It's a little after 10 o'clock on a crisp autumn Sunday morning. The newsroom at ESPN is buzzing with talk of football even though the World Series ended in dramatic fashion the night before. The task at hand is the production of two live hourlong studio shows--NFL GameDay at noon and NFL PrimeTime at 7 p.m.
In one corner of the newsroom, the sounds of someone typing feverishly come from behind a partition. There is some mumbling, something about being way behind.
"Boomer, how you doing?" asks GameDay producer Steve Vecchione.
"I'm doin'," is the reply from behind the partition. "I'm doin' it for the team."
Boomer is Chris Berman, unquestionably the leader of the ESPN team and one of the hardest working and most recognizable sportscasters in the business.
"I'm sorry, I'm running way behind," says Berman, emerging from his cramped cubicle to introduce himself to a reporter. "We'll have time to talk later.
"Great view, huh?" he says, standing up and gesturing toward the window before shaking hands. "I get to look at the back of a satellite dish. That's ESPN."
Some would say Berman is ESPN. At 6-foot-5 and nearly 250 pounds, he's about the size of a satellite dish and his signal is just as strong. He dominates a room when he's silent, so imagine what he can do once he opens his mouth.
"The true test," says Keith Olbermann, ESPN2 anchor and longtime friend of Berman's, "is when Chris is on, turn down your TV and open your window. You will hear him. The microphone is nothing but a prop."
SportsCenter anchor and PrimeTime partner Robin Roberts takes it further. "You wouldn't want Boomer any other way. He is ESPN SportsCenter. I remember coming in one morning around 7 and Boomer was all disheveled. When I asked him what was wrong, he said, 'It's the pressure of being me.' It was the funniest thing. You knew he was right. He carries a lot of weight around here. He shuts off the lights at the end of the day."
Berman, 38, has been a mainstay at ESPN since the birth of the 24-hour all-sports network in 1979. He has ridden pop culture, rock 'n' roll references and more than 600 nicknames that are his trademark to the top of the sports world and a paycheck that is closing in on $1 million per year. The brains behind ESPN last month rewarded Berman, a two-time National Sportscaster of the Year (1989-90), with a new contract that runs through 2001.
"(Berman) has something special," says one of those brains, managing editor Steve Anderson. "He loves what he does and brings the right approach to (ESPN) viewers."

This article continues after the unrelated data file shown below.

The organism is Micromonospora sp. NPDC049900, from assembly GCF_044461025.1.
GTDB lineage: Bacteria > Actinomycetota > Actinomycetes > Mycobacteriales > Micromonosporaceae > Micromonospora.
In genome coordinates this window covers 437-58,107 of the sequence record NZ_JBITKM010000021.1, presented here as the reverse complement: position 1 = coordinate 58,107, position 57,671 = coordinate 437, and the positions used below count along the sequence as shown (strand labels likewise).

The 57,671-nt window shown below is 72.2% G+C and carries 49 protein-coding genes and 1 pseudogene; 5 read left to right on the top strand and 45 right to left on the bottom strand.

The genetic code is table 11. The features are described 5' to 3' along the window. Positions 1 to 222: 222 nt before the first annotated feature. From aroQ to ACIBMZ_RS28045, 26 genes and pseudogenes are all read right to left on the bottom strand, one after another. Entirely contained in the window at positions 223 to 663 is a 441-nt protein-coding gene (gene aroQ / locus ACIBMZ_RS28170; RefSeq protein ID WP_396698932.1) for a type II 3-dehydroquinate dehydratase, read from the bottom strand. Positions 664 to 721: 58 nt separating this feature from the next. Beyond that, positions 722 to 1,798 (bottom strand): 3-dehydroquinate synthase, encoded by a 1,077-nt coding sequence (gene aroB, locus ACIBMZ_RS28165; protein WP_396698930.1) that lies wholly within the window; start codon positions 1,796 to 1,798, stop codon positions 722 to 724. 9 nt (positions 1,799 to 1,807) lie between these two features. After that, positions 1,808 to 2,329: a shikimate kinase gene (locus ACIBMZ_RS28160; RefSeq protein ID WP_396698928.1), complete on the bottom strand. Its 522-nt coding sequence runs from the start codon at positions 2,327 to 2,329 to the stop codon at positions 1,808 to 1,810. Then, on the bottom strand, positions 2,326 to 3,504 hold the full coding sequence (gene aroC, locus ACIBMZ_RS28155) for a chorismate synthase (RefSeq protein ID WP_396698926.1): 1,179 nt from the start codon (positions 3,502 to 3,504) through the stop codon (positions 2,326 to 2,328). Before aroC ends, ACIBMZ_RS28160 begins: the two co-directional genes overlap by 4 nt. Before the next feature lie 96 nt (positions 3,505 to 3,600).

Berman's approach is simple.
"I love what I do," he says. "I may talk too much, but that's me and it seems to be working. I'm a basic guy and people are more apt to pay attention and like someone who likes what they're doing."
In 1989, NBC reportedly made Berman an offer for $800,000 per year. ESPN came back with less--a five-year deal worth $3 million--and Berman remained.
"Look what we have here," Berman says, hands flailing away. "I do sports at a place that does sports better than anywhere else. It's right here in Connecticut, where I'm from. It's 15 minutes from my house and I never have to go to New York."
That aside, questions remain whether the networks would let Boomer boom. "The networks wouldn't let him be himself," Roberts says. "They want more control. You wouldn't want him any other way."
It's 11:20 a.m., and Berman is 20 minutes late for the GameDay dress rehearsal. He is rushing around, getting makeup and putting on a jacket and tie.
"You better run if you're gonna follow me," Berman tells the reporter. And just like that, Boomer is lumbering through the newsroom like a big tight end, through the airwalk, to an adjoining building where the set is located.
When he arrives on the GameDay set, co-hosts Tom Jackson, Joe Theismann and Chris Mortensen are just about finished. There is quick banter between them and enough time for Berman to kick off his shoes. He has about five minutes to relax before doing a live Game-Day promo and World Series commentary on SportsCenter with Roberts.
He slides across the room to the SportsCenter set without his shoes. There is no rehearsal, but the session goes smoothly. At the commercial break, Berman slides back to the GameDay set and reviews his scripts.
"And a top o' the morning to you," Berman says as he opens the noon broadcast.
GameDay is one of ESPN's great success stories. It is in its seventh year of the current format, has won two Emmys (1989, 1990) and has received two CableACE Awards (1989, 1993). The show starts at noon, hoping to hook viewers before CBS and NBC come on the air with their studio shows at 12:30. It seems to be working. Game-Day drew its best rating ever Oct. 31 with a 4.0, reaching 2.5 million homes. CBS' NFL Today drew a 5.1 and NBC's NFL Live was at 4.2.
"We are getting stronger every year," says Bob Rauscher, coordinating producer of GameDay and PrimeTime. "We are in direct competition with the other networks. We want to be as good or better than the networks. We know we are being judged in the industry, and Chris shares in that."
Says Berman, "I like to think the ratings going up is an indication that people are finding us. I'll put up our product against the others."
It's 1:20 p.m. and Berman enters the conference room where the staff is eating lunch and watching the 1 o'clock games on a wall of televisions. Call it a football war room. Berman's entrance could be compared to Norm walking through the door at Cheers.